Switzerland will also hold votes on May 18th on a multi-billion-dollar deal to buy fighter jets from Sweden, which is on a knife-edge, and measures to ban paedophiles from working with children, which is almost certain to pass.
Much of the national debate ahead of the referenda, which are held every three months in Switzerland as part of the country's direct democratic system, has focused on the pros and cons of introducing a minimum wage.
The unions and leftwing political parties behind the "Decent Salary" initiative insist at least 22 francs ($25) an hour, or 4,000 francs ($4,515) a month, is needed to survive in Switzerland, one of the world's most expensive countries.
If the voters agree, the country would go from having no minimum wage to boasting the world's highest, far above the $7.25 in the United States, 9.43 euros in France, 5.05 euros in Spain and the recently agreed eight euros in Germany, set to take effect next year.
Death-blow to many businesses
But the Swiss are not expected to say yes.
According to the latest poll published last week, a full 64 percent of Swiss voters oppose the initiative, with only 30 percent supporting it.
That marks a 12-point drop in support since April, indicating that opponents, who include the government and basically the entire business community, have gotten their message across.
They have warned a minimum wage, and especially such a high one, would be a death blow to many businesses and would weaken Switzerland's healthy economy.
"This minimum wage would put jobs in danger and would make accessing the labour market even more difficult for youths and those with few qualifications," Bern has warned.
Supporters of the initiative counter that higher basic wages would boost the purchasing power of some 330,000 people.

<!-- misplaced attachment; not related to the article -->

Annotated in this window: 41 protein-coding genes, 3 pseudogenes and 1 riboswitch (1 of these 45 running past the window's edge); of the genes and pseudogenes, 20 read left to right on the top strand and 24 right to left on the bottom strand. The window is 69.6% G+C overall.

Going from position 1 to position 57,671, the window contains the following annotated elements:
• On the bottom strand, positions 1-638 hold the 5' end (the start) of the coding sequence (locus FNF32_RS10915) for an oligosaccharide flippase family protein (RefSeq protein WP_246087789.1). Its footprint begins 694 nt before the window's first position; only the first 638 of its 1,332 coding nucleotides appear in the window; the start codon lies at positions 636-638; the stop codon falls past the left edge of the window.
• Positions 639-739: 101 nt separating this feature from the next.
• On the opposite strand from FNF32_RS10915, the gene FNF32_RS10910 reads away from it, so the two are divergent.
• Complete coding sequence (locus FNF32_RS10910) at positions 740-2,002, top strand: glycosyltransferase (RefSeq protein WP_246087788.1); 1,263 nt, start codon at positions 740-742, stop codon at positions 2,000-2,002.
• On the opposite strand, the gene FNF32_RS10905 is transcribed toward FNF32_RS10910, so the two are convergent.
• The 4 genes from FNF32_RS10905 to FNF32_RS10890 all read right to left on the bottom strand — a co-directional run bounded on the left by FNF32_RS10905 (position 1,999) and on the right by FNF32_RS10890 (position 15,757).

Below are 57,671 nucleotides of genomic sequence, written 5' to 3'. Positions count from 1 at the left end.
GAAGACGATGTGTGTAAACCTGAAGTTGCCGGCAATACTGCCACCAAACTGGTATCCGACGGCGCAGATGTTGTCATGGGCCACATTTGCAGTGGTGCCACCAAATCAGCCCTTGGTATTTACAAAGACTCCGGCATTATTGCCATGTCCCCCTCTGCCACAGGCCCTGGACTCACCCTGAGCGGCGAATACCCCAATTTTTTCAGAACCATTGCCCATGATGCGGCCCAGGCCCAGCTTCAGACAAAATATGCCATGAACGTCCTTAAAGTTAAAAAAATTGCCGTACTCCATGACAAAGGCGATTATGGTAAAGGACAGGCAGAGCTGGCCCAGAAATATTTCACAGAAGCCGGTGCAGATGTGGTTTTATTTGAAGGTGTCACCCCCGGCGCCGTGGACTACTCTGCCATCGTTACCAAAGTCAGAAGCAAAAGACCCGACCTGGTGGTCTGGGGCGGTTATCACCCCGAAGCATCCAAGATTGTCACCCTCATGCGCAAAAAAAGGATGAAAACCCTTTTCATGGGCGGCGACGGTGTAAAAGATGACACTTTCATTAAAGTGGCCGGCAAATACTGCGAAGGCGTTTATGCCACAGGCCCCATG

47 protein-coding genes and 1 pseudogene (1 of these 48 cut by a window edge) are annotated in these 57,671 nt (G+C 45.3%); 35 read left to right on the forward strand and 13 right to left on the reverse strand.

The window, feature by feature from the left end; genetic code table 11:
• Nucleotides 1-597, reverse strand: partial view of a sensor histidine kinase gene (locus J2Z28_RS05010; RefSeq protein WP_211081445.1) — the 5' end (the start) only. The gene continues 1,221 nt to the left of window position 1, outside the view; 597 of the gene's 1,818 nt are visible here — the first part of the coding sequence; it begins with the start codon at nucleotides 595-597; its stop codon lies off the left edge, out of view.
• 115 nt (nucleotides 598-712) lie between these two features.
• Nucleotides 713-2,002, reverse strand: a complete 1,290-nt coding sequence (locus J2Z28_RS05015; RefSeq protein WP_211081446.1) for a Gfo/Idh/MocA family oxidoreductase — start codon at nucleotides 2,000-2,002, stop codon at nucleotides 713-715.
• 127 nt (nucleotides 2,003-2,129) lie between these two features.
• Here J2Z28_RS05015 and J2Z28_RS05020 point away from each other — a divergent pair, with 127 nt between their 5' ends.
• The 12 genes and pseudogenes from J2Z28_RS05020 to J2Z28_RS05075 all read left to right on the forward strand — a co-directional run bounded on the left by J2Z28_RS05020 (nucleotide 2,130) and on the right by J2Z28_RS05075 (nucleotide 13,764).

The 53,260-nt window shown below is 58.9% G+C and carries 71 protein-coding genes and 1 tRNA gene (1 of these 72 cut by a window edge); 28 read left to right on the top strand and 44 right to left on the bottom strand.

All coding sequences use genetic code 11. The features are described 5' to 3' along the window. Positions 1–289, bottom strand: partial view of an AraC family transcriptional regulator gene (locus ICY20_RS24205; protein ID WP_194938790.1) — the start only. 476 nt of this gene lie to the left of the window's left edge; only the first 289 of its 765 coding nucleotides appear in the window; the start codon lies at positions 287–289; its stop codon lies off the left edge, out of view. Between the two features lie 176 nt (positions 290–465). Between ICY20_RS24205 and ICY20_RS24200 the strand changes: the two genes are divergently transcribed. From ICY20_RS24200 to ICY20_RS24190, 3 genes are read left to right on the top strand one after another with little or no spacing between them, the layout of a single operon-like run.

People working in sales and services and farming, or as hairdressers and flight attendants, for instance, generally earn well below 4,000 francs a month.
The cantons of Neuchâtel and Jura have previously voted in favour of regional minimum wages, but on Sunday the nationwide initiative is likely to go the way of a related text voted on last November.
Two-thirds of Swiss voters rejected that initiative, dubbed 1:12, which would have made it illegal for the top wage-earner in a company to make more in a month than the lowest-paid employee made in a year.
Fighter jet deal up in air
Polls have also long indicated the Swiss will nix a deal worth 3.1 billion francs ($3.5 billion) to buy 22 Gripen fighter jets from Sweden.
But the gulf between the two sides has recently narrowed significantly, with a survey last week showing only 51 percent opposed the purchase while 44 percent were in favour.
Critics argue Switzerland does not need new fighter jets and warn they could end up costing far more than the country has bargained for.
The government and other supporters have meanwhile been campaigning hard to stress the importance of the new planes for Swiss security, and observers say the scale could still tip in their favour.
There is little suspense around the third referendum, which calls for convicted paedophiles to be automatically banned for life from working with children.
A poll last month hinted 74 percent of voters welcomed the initiative.
This despite opposition from the government and most centre-left parties, who deem it is too stringent and superfluous, since Swiss law already makes such bans possible.